RRX: One thing that you see in popular culture is the people that goes to a fancy restaurant and sit down to a plate that looks like a painting, and all the food can fit on their finger. Is there a reason that meals in “upper-star” restaurants have such portions? Is it artistic, or is it economic, or practical?

RO: I’ve always circled around with that, because I always like to give a substantial meal. I think there are a couple of facets to your question. One, is, if you’re in a higher-end restaurant and there are a lot of interesting dishes on the menu, many people eat multiple courses, you know, they don’t just eat a big meal, like a big fish fry, or something; they want to try three or four things. If you’re putting full-sized portions, it’s hard to foray into the menu on a deeper level. Also, money is a factor, because, there is; let’s compare a fast food restaurant that’s using frozen low-end pre-made products versus a kitchen that is all-in with craft and with ingredient selection. When you’re shopping for local ingredients or organic ingredients or unique ingredients, they’re all very expensive. You can’t afford to give sixteen ounces of Elk, for instance, to somebody for twelve ninety-five like a chain restaurant can sell a sixteen-ounce ‘B’ grade steak fot twelve ninety-five. So it has a lot to do with the quality of ingredients as well.

RRX: The spice rack in my house is messy and disorganized, but that’s who I am. I have my favorites, like an Instant Karma spice I picked up at a small local shop, and a jar of black Italian truffle salt (okay, not a spice) that I swear by. You have you own Flavor Maker Spices. Please tell me what I’m about to add to my spice rack.

RO: There are six; the whole thing is being rebranded as Ric Orlando’s Best, which is kind of a West Indian thing, they say ‘Oh, Joe’s Best.’ Flavor Makers Spices are the dry rubs, so until you’ve tried my jerk, or my kesh, which is my Moroccan seasoning, or my dough, you know, you don’t know what you’re missing. They’re all really, really balanced and delicious, and all of my seasonings were created for my restaurants before I decided to launch them a retail, so I tell people that if they miss my food, buy my spices. One of the things I did as a chef was to make sure, especially with having two restaurants, fifty miles apart, was to make sure that every dish was consistent, because consistency is one of the most important things. One of the reasons to go back to a restaurant is to have what you had before, or have something of the same quality you had before. I standardized all of that. Every recipe in my kitchen, the menus were standardized. So those spices are all of my classic flavors.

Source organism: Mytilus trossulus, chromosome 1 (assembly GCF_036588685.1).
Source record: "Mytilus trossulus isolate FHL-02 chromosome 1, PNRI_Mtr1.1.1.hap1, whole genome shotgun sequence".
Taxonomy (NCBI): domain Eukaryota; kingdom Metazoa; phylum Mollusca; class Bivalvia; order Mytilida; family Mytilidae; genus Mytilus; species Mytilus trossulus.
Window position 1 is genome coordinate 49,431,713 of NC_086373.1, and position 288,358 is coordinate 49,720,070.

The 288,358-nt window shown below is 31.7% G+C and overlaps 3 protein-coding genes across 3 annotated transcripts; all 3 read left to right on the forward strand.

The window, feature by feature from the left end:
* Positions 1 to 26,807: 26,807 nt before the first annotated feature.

RRX: I never thought much of cooking until I read “Kitchen Confidential.” Anthony Bourdain was someone that he made me think of how universal, and imperative, good cooking is to life. It’s beyond epicurean exploration. It’s a communication that is as old as we are. What type of cooking brings you closest to the root of that communication?

RO: You know, there are many types of cooking, right? There’s home cooking, there’s family cooking, there’s party cooking, and then there’s individual-specific plating. I think the food that brings me closest to that is when I’m cooking for small groups of people. Cooking for, like I do private dinners, eight or ten people. So I’ve got a little captive audience that allows me to do what I’d like to do. That really hits my sweet spot.

RRX: You have a song with Andy Chernoff of The Dictators, called “Born Hungry.” It’s grooving, very down home rock ‘n’ roll, a lot of fun. Very food-centered, of course? How did it happen? And is this the peak of the mountain for you and music, or you still looking to climb?